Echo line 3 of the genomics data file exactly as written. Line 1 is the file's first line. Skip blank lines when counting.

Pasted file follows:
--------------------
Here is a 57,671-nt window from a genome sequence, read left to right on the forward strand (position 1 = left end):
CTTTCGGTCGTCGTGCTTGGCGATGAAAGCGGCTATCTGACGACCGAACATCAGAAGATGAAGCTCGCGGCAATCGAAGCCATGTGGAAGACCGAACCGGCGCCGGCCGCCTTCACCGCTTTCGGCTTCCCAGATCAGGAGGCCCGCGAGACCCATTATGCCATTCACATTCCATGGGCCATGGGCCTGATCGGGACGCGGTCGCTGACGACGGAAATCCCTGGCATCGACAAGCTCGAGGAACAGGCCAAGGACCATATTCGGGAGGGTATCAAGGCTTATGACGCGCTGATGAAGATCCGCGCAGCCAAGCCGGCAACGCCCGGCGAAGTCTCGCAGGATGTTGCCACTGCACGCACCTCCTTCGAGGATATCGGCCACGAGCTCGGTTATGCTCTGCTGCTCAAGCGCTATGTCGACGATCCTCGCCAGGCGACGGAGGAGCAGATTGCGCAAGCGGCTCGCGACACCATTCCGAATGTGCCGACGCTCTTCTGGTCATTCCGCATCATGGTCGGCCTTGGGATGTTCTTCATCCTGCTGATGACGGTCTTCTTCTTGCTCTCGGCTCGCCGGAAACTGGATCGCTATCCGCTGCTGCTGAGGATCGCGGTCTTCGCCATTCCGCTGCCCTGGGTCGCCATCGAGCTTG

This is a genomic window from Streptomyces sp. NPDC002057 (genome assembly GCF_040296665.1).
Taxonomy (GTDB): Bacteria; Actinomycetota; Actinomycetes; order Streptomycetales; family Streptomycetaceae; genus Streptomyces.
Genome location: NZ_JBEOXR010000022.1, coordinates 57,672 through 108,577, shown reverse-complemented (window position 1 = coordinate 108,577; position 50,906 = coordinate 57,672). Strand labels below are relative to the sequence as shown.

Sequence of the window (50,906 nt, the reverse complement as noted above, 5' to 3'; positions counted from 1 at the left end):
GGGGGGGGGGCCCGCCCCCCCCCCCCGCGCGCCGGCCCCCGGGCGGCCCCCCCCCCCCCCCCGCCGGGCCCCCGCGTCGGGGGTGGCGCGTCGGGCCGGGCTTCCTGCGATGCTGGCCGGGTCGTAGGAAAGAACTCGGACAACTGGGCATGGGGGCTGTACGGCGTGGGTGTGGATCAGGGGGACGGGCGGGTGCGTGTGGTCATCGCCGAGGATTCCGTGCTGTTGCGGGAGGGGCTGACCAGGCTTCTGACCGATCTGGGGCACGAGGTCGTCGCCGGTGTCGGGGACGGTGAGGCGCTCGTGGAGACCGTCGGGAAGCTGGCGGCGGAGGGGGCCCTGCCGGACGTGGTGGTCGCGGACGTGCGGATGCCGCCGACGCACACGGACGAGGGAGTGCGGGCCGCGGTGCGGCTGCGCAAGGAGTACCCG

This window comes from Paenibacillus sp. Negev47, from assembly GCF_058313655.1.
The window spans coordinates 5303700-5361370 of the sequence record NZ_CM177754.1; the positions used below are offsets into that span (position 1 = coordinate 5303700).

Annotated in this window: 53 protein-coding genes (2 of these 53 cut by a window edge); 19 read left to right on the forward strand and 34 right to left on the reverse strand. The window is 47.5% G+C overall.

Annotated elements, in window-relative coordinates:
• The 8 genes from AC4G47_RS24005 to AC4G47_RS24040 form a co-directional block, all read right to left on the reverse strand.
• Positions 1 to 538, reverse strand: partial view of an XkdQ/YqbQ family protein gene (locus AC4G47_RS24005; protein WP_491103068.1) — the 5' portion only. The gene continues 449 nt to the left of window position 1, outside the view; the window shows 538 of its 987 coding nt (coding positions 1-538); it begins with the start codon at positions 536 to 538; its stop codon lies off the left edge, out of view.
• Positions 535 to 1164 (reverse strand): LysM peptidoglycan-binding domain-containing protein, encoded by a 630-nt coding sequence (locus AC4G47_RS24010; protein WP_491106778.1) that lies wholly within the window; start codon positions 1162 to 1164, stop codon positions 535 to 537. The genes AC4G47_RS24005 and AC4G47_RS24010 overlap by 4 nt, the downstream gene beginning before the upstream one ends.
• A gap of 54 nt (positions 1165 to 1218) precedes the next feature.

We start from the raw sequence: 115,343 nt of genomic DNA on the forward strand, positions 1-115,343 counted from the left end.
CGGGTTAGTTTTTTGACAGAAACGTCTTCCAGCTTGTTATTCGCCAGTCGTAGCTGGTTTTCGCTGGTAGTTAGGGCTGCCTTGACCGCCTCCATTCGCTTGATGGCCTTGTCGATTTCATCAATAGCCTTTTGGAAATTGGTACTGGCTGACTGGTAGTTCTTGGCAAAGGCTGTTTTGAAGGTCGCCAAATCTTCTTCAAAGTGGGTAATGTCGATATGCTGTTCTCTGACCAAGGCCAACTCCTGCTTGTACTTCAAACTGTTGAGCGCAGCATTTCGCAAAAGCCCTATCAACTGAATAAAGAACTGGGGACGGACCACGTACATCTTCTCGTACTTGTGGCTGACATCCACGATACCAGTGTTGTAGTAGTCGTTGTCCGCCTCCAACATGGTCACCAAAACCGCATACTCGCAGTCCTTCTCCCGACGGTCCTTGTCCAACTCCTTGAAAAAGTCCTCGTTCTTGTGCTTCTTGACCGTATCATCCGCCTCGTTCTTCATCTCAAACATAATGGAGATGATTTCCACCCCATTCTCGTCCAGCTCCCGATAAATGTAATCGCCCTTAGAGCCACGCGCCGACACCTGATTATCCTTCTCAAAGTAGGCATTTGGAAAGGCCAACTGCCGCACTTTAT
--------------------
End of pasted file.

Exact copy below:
This is a genomic window from Streptomyces sp. NPDC002057 (genome assembly GCF_040296665.1).